This story has been updated to include comment from Ginkgo Bioworks and to correct stats about IDT's length capabilities.
NEW YORK – Elegen, a Bay Area startup founded by Natera's former head of R&D, is making a splash in the synthetic DNA market by promising longer DNA than can currently be made by the highest-throughput manufacturers.
Offering synthetic DNA of 1 Kb to 7 Kb with high accuracy and fast turnaround time, the company has secured funding from private investors, grants from the National Human Genome Research Institute, and patronage from several companies — including Ginkgo Bioworks, a mainstay in the emerging synthetic biology industry, and Ensoma, a cell therapy firm.
Customers like Ginkgo are looking for longer, more complex DNA, with faster delivery, Elegen CEO and Founder Matt Hill said. "All these different features or aspects of the DNA are interwoven, so you really need to solve all of them," he said. "And there's no way to decouple any specific feature from the rest."
"We've found Elegen’s product to perform to the expectations they set with us," a Ginkgo spokesperson said in an email.
"It is encouraging to see companies like Elegen push the boundaries of DNA synthesis," Adam Fisher, principal scientist at Ensoma, said in a statement. "We are very excited about their innovative approach to solving the supply challenge of high-quality long DNA."
Though Elegen has not yet fully revealed its manufacturing process, the fact that Ginkgo — which possesses its own capabilities for making long DNA through its acquisition of Gen9 in 2017 — has signed up with Elegen should serve as a vote of confidence.
Elegen's progress has convinced Hill to build out a commercial team, now nearly a third of its 40 total employees, and ramp up for full commercialization. The firm is "on a path" to have hundreds of customers by the end of the year, Hill said.
San Carlos, California-based Elegen emerged from stealth a year ago at the Built With Biology meeting, formerly known as SynBioBeta. It was one of several startups that showcased technology to make longer synthetic DNA molecules. Large-scale providers of synthetic DNA such as IDT and Twist Bioscience are limited to about 5 Kb.
Though it was only recently announced, the firm has been working on its technology since 2017 when Hill founded the firm after serving as Natera's VP of R&D. "I started thinking about all the things you can do with synthetic biology, only then to realize that the actual fabrication of the DNA, the programmatic code for the cell itself, was a key bottleneck in this process," he said. "No revolution in synthetic biology was ever going to happen until you actually solved the DNA problem."
Rather than one high-impact change, Elegen's improvements to the DNA-making process are distributed throughout it, Hill said. "I wish I could tell you this one simple, elegant, key innovation. But there are multiple innovations and multiple steps that work in a complimentary way to achieve faster, more accurate, longer, more complex DNA," he said.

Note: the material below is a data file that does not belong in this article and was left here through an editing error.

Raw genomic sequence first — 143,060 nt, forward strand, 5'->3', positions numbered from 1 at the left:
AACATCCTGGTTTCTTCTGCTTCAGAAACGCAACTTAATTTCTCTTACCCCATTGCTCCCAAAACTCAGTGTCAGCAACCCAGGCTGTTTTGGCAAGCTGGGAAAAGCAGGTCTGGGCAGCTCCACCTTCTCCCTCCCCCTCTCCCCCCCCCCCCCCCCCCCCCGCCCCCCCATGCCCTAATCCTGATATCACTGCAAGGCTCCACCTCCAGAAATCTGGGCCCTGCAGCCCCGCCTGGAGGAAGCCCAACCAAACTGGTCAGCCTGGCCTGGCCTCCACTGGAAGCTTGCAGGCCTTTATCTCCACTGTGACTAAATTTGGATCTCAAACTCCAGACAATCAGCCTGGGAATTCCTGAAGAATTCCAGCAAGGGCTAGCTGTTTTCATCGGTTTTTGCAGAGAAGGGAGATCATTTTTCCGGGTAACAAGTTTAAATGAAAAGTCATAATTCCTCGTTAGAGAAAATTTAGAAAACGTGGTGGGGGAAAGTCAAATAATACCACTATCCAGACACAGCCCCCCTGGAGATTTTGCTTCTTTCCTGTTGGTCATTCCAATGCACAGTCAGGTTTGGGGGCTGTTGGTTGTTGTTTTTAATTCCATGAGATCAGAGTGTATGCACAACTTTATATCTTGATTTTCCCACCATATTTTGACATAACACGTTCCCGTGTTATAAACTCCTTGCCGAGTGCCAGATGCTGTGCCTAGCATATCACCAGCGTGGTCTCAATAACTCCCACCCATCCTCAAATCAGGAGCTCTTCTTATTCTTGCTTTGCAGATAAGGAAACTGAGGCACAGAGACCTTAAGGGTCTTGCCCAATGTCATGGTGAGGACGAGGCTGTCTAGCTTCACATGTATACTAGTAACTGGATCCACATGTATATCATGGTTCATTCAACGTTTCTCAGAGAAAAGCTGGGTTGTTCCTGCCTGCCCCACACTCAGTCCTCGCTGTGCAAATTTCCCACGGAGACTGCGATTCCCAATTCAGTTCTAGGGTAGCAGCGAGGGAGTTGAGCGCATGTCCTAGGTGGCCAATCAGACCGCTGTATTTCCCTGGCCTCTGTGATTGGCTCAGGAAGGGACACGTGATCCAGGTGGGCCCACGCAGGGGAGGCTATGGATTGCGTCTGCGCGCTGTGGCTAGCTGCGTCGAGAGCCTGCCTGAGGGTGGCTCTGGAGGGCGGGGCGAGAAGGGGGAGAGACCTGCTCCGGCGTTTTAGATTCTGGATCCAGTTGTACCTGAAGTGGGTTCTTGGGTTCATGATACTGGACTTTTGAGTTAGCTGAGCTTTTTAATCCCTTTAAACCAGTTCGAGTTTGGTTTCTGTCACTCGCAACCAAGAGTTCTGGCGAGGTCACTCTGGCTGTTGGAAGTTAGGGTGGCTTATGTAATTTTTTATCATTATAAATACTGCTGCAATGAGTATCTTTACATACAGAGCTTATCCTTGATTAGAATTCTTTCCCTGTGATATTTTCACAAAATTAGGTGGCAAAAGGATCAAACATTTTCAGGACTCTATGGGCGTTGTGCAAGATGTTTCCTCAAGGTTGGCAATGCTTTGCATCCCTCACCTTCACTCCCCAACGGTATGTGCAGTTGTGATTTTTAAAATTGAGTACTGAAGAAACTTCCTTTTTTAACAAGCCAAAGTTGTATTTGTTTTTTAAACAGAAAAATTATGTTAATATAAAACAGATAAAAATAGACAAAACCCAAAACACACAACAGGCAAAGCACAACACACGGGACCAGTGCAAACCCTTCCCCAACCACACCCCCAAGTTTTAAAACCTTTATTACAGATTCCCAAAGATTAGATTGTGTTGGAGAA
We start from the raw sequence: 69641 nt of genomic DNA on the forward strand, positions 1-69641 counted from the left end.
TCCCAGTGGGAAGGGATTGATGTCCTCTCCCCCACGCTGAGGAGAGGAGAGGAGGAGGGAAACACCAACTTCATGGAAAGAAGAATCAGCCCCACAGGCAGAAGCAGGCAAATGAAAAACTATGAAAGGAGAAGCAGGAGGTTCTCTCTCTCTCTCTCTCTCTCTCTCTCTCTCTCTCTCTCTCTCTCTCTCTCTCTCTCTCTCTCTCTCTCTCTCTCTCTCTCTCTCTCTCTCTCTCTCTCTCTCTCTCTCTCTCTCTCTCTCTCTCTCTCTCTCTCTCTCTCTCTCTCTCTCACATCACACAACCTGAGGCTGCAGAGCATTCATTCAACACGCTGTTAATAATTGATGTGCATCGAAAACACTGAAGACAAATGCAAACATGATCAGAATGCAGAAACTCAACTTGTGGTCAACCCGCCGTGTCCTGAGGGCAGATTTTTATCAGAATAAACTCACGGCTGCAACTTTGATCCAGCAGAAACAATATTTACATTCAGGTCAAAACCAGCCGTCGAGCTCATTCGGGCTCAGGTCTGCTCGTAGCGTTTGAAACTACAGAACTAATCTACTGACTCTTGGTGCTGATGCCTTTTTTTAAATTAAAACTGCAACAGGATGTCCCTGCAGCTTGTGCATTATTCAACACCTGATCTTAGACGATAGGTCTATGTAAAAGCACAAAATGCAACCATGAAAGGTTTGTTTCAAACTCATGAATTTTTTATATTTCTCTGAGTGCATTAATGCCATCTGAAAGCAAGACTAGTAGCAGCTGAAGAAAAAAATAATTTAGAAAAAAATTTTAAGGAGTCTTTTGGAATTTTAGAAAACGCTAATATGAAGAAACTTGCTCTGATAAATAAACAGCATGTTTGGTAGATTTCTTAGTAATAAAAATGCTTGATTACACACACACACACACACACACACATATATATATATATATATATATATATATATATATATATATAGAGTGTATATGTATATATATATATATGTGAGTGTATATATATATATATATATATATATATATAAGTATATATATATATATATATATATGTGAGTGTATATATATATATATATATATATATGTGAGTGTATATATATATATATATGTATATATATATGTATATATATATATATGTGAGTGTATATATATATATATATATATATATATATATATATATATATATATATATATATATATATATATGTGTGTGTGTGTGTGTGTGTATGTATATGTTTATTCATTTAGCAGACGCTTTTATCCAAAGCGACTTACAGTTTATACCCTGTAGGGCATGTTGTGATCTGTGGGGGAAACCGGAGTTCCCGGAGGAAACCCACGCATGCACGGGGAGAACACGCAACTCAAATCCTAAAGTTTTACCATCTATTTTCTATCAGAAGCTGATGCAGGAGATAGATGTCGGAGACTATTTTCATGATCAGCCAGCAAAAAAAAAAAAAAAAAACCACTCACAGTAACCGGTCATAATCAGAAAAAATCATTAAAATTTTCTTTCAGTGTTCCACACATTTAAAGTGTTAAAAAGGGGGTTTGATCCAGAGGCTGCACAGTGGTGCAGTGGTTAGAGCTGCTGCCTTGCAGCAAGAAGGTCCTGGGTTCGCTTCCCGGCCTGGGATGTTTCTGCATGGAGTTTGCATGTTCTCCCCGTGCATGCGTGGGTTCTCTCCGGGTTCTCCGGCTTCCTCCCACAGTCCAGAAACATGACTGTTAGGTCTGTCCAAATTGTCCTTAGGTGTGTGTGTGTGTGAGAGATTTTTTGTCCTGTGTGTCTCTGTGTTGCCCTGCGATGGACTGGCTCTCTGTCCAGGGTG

Hill was reluctant to detail all of Elegen's process improvements but said that developing a cell-free cloning method was a "key aspect."
"[Cloning] constitutes the majority of the time cost and operational complexity of manufacturing today," he said. Elegen's cell-free method, which the firm has applied for at least one patent on, simplifies and streamlines the process.
The firm also has applied for patents on DNA assembly using microfluidic devices. Hill noted that Elegen has hired former Fluidigm R&D exec Marc Unger as chief scientific officer. In total, Elegen owns more than 20 active patents and applications worldwide, the firm said.
The firm's technology and ambitions helped it raise a Series A financing round in late 2021 led by KdT Ventures, joined by A16Z, 8VC, Digitalis, Alix, and ACVC. The firm declined to provide the size of the round. It has also received a $2 million Small Business Innovation Research grant from NHGRI.
Like other synthetic DNA makers, Elegen has an online portal where customers can submit sequences to be made. Elegen boasts seven-day turnaround, including overnight shipping, for sequences between 1 Kb and 7 Kb long. Most customers order sequences between 2 Kb and 5 Kb, the firm said.
Customers pay $.25 per base for Elegen's Enfinia DNA, a premium rate for the length, speed, and an error rate as low as 1 in 70,000. For comparison, Twist advertises gene synthesis as low as $.09 per bp but tops out around 5 Kb. On its website, Genscript suggests it can deliver complex DNA sequences up to 8 Kb in eight business days; a 5.1 Kb complex sequence would cost approximately $.43 per bp.
"Pharma customers are using [Elegen's DNA] directly in their workflows without additional cloning, both streamlining and accelerating the development of new therapies," said Elegen VP of Marketing Randy Dyer. "For customers in agriculture and biomanufacturing, Enfinia DNA dramatically simplifies the process of building long and complex constructs, enabling a faster transition from design to experimentation and better allocation of their internal resources."
Hill said the company will be looking to raise another financing round by the end of the year. "The current macroeconomic conditions are challenging," he said. "But we're well situated as a company to succeed, nonetheless, having a product in the market that's gaining traction and having a strong R&D pipeline to deliver improvements and extensions that customers will appreciate."
Even further ahead, Elegen may one day offer benchtop devices, like those currently available from Codex DNA and DNA Script. The firm's NHGRI grants specify that it will use the funding to develop a prototype instrument.
"It's a capability that we are creating," Hill said. "A key part of our vision is to shrink that factory down to the bench scale."